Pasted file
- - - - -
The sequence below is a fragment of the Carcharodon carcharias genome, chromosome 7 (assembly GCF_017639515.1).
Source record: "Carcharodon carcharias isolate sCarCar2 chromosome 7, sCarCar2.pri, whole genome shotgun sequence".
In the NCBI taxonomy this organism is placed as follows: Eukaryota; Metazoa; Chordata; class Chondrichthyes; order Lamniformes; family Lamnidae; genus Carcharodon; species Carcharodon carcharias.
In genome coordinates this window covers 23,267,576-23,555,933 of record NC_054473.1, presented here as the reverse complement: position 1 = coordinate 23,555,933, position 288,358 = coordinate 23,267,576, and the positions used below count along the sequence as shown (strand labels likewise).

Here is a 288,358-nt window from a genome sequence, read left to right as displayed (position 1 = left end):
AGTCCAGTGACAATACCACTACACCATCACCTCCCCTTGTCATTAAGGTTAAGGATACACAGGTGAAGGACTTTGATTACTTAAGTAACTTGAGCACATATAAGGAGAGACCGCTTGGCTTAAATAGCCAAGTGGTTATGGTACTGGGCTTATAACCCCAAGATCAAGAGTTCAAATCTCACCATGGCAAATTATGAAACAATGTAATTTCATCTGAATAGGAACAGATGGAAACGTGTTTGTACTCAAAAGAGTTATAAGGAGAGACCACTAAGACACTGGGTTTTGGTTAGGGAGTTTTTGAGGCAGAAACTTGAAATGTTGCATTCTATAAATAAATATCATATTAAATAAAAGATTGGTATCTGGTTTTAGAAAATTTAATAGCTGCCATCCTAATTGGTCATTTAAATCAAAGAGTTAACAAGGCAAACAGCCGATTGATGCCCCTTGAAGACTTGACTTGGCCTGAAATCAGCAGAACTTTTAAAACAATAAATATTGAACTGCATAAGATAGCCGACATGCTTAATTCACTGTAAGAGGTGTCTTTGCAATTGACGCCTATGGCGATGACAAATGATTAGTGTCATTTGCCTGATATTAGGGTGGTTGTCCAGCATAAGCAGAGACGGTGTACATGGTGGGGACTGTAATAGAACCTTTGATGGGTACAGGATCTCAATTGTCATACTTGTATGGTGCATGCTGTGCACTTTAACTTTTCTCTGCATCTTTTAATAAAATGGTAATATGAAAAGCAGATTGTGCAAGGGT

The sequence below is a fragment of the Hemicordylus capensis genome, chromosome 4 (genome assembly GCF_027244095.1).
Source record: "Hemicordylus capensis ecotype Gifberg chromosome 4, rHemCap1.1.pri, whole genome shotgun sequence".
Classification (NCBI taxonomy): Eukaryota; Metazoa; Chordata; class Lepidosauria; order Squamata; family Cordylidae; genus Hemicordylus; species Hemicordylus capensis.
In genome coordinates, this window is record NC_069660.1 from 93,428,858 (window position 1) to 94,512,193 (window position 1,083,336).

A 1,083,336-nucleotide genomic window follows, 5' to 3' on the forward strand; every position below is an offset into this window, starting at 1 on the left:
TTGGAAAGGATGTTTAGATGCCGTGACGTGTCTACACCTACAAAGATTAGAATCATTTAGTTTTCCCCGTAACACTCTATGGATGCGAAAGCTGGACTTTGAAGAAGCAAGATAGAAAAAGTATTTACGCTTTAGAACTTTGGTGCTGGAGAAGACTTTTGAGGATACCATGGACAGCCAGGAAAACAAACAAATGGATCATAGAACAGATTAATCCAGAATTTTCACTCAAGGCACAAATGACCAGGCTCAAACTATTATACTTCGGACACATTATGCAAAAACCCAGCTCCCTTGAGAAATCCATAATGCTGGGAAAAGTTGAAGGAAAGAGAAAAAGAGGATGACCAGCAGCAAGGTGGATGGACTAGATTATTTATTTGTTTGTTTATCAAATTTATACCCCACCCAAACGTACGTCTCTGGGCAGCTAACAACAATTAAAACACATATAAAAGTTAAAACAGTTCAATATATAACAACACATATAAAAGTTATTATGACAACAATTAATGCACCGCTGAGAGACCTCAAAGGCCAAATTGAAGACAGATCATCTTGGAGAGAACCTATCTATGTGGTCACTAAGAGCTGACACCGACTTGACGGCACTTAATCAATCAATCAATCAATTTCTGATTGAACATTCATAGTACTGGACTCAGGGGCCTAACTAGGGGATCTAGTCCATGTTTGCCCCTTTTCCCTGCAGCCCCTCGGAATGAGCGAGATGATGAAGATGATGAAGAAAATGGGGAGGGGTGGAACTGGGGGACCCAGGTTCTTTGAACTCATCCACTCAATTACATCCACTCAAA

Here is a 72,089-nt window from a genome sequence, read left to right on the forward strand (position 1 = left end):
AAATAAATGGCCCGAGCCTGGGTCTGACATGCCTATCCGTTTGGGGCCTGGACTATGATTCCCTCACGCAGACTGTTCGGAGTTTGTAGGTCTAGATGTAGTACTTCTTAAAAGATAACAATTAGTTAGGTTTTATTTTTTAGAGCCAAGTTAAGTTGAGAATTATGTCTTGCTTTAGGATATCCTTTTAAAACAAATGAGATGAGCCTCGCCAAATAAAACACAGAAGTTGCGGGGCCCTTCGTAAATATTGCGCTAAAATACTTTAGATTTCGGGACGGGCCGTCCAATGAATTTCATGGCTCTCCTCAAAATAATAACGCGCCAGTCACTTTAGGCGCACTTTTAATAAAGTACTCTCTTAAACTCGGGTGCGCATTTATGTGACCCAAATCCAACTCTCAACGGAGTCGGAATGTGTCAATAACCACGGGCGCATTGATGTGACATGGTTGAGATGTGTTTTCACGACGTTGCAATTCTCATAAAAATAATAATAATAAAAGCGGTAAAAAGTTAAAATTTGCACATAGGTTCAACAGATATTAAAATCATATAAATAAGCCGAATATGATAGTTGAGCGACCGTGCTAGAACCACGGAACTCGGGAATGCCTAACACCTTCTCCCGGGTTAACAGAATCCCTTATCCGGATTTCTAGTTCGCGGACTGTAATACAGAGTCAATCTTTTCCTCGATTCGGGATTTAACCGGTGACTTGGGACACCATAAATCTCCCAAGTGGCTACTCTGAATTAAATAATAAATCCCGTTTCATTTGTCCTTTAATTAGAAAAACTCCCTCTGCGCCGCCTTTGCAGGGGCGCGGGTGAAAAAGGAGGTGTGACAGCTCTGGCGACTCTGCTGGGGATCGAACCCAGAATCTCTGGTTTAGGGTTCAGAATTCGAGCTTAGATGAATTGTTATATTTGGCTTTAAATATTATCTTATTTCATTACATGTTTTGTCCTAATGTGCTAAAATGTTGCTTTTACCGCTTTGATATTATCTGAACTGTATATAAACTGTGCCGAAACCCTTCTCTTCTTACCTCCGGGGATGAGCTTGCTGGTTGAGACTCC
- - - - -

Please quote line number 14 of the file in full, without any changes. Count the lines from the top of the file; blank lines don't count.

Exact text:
AAATAAATGGCCCGAGCCTGGGTCTGACATGCCTATCCGTTTGGGGCCTGGACTATGATTCCCTCACGCAGACTGTTCGGAGTTTGTAGGTCTAGATGTAGTACTTCTTAAAAGATAACAATTAGTTAGGTTTTATTTTTTAGAGCCAAGTTAAGTTGAGAATTATGTCTTGCTTTAGGATATCCTTTTAAAACAAATGAGATGAGCCTCGCCAAATAAAACACAGAAGTTGCGGGGCCCTTCGTAAATATTGCGCTAAAATACTTTAGATTTCGGGACGGGCCGTCCAATGAATTTCATGGCTCTCCTCAAAATAATAACGCGCCAGTCACTTTAGGCGCACTTTTAATAAAGTACTCTCTTAAACTCGGGTGCGCATTTATGTGACCCAAATCCAACTCTCAACGGAGTCGGAATGTGTCAATAACCACGGGCGCATTGATGTGACATGGTTGAGATGTGTTTTCACGACGTTGCAATTCTCATAAAAATAATAATAATAAAAGCGGTAAAAAGTTAAAATTTGCACATAGGTTCAACAGATATTAAAATCATATAAATAAGCCGAATATGATAGTTGAGCGACCGTGCTAGAACCACGGAACTCGGGAATGCCTAACACCTTCTCCCGGGTTAACAGAATCCCTTATCCGGATTTCTAGTTCGCGGACTGTAATACAGAGTCAATCTTTTCCTCGATTCGGGATTTAACCGGTGACTTGGGACACCATAAATCTCCCAAGTGGCTACTCTGAATTAAATAATAAATCCCGTTTCATTTGTCCTTTAATTAGAAAAACTCCCTCTGCGCCGCCTTTGCAGGGGCGCGGGTGAAAAAGGAGGTGTGACAGCTCTGGCGACTCTGCTGGGGATCGAACCCAGAATCTCTGGTTTAGGGTTCAGAATTCGAGCTTAGATGAATTGTTATATTTGGCTTTAAATATTATCTTATTTCATTACATGTTTTGTCCTAATGTGCTAAAATGTTGCTTTTACCGCTTTGATATTATCTGAACTGTATATAAACTGTGCCGAAACCCTTCTCTTCTTACCTCCGGGGATGAGCTTGCTGGTTGAGACTCC